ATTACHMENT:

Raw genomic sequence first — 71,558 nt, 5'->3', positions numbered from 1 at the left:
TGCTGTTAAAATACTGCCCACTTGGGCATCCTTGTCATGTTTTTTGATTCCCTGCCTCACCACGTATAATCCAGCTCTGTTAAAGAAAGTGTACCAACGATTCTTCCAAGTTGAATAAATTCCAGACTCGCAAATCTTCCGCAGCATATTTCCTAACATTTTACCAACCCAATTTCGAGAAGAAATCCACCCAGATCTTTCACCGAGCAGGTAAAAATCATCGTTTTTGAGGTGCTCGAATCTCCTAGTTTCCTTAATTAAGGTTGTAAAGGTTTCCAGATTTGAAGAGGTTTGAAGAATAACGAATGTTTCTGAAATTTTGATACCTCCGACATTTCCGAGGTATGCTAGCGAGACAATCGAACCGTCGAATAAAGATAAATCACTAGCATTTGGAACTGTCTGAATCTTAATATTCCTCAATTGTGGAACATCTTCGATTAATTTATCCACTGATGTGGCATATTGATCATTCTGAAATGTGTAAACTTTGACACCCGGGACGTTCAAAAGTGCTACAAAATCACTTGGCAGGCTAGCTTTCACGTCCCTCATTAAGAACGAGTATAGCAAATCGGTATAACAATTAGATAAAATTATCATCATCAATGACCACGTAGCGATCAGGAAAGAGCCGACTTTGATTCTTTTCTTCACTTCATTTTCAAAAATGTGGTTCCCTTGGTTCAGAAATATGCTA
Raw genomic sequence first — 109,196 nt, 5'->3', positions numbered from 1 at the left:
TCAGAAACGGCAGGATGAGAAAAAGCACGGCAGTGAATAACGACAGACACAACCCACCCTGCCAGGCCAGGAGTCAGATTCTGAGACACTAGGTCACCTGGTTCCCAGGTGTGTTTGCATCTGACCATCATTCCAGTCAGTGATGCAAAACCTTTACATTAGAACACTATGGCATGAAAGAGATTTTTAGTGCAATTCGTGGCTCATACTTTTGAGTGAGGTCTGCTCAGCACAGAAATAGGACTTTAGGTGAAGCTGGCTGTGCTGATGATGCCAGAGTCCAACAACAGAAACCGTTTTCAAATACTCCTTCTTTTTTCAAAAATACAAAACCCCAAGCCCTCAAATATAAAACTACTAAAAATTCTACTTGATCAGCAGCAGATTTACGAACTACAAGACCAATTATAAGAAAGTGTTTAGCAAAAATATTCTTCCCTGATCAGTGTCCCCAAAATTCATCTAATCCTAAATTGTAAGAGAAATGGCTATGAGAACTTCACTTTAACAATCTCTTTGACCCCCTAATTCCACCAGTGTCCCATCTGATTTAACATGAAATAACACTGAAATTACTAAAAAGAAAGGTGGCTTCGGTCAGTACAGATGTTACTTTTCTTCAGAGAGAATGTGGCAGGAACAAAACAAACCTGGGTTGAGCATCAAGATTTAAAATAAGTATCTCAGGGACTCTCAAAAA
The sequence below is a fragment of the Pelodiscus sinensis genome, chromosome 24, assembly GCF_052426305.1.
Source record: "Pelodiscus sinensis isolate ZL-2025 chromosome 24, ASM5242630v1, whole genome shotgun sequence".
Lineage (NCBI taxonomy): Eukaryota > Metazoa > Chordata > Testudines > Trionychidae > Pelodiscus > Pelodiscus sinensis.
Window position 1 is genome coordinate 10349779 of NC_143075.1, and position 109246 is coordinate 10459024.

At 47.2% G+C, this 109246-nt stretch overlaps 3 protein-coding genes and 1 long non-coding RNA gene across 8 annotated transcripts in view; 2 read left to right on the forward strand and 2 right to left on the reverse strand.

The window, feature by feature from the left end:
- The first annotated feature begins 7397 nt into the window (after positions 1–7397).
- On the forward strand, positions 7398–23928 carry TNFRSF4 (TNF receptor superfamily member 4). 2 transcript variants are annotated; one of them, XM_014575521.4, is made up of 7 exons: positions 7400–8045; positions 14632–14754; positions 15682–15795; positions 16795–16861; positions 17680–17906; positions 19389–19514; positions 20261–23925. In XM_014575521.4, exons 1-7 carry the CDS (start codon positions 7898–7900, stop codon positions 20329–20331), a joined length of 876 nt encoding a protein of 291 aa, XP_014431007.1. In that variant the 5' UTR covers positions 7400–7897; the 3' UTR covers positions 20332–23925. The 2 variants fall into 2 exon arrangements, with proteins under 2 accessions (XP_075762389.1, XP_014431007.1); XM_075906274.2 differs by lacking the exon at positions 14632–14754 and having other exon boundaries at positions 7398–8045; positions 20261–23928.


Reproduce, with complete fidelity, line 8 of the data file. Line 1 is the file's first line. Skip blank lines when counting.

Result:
Window position 1 is genome coordinate 10349779 of NC_143075.1, and position 109246 is coordinate 10459024.